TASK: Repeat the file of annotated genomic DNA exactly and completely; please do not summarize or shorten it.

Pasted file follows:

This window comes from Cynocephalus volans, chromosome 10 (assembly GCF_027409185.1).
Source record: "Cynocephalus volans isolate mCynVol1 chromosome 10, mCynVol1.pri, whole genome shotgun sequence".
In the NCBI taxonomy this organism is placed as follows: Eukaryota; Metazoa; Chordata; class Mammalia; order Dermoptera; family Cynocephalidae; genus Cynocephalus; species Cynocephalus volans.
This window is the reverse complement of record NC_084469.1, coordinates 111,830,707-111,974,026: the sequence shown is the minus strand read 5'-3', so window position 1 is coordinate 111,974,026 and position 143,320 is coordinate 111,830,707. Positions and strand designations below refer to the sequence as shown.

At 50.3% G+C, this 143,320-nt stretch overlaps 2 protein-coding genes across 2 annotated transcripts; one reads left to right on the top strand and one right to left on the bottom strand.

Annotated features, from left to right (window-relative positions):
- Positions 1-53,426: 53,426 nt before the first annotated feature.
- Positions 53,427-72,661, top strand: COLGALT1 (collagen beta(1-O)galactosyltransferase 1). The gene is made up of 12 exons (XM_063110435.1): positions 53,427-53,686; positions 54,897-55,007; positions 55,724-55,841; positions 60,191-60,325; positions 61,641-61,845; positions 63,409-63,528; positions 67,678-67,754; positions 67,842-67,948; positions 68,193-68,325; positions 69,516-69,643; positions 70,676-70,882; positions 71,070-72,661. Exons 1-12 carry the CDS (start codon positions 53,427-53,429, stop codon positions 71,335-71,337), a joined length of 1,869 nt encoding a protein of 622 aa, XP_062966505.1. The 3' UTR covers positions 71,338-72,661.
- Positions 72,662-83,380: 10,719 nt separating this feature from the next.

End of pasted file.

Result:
This window comes from Cynocephalus volans, chromosome 10 (assembly GCF_027409185.1).
Source record: "Cynocephalus volans isolate mCynVol1 chromosome 10, mCynVol1.pri, whole genome shotgun sequence".
In the NCBI taxonomy this organism is placed as follows: Eukaryota; Metazoa; Chordata; class Mammalia; order Dermoptera; family Cynocephalidae; genus Cynocephalus; species Cynocephalus volans.
This window is the reverse complement of record NC_084469.1, coordinates 111,830,707-111,974,026: the sequence shown is the minus strand read 5'-3', so window position 1 is coordinate 111,974,026 and position 143,320 is coordinate 111,830,707. Positions and strand designations below refer to the sequence as shown.

At 50.3% G+C, this 143,320-nt stretch overlaps 2 protein-coding genes across 2 annotated transcripts; one reads left to right on the top strand and one right to left on the bottom strand.

Annotated features, from left to right (window-relative positions):
- Positions 1-53,426: 53,426 nt before the first annotated feature.
- Positions 53,427-72,661, top strand: COLGALT1 (collagen beta(1-O)galactosyltransferase 1). The gene is made up of 12 exons (XM_063110435.1): positions 53,427-53,686; positions 54,897-55,007; positions 55,724-55,841; positions 60,191-60,325; positions 61,641-61,845; positions 63,409-63,528; positions 67,678-67,754; positions 67,842-67,948; positions 68,193-68,325; positions 69,516-69,643; positions 70,676-70,882; positions 71,070-72,661. Exons 1-12 carry the CDS (start codon positions 53,427-53,429, stop codon positions 71,335-71,337), a joined length of 1,869 nt encoding a protein of 622 aa, XP_062966505.1. The 3' UTR covers positions 71,338-72,661.
- Positions 72,662-83,380: 10,719 nt separating this feature from the next.